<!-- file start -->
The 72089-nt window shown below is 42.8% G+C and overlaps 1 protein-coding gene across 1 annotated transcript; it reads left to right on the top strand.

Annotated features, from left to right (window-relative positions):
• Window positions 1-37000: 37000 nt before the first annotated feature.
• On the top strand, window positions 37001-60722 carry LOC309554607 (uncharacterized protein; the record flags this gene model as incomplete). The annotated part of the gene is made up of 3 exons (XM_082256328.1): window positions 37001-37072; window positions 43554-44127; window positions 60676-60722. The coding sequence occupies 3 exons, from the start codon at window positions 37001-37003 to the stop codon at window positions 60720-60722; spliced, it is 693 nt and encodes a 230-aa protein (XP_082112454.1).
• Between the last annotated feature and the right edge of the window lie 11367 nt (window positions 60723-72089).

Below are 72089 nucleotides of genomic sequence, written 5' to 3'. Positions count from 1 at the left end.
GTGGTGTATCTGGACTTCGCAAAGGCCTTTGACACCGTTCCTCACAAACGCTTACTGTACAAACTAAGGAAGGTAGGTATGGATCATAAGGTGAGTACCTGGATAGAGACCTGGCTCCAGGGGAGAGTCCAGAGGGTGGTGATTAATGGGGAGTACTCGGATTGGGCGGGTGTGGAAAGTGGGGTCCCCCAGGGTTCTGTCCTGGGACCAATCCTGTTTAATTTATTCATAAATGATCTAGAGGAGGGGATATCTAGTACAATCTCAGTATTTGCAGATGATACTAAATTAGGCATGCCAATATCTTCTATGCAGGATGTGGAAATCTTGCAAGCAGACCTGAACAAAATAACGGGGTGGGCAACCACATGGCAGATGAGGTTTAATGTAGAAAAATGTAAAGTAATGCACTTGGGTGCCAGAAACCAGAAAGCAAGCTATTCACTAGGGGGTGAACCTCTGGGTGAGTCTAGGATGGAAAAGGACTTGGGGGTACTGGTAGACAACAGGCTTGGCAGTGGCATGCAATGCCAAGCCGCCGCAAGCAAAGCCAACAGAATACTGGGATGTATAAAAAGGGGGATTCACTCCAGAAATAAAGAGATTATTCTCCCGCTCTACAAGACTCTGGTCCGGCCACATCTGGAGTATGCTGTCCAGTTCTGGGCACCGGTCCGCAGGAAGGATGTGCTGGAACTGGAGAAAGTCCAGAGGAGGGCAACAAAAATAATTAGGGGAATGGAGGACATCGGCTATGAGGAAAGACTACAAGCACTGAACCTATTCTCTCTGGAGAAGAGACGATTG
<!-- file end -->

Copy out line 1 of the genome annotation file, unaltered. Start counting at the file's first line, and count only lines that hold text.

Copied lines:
The 72089-nt window shown below is 42.8% G+C and overlaps 1 protein-coding gene across 1 annotated transcript; it reads left to right on the top strand.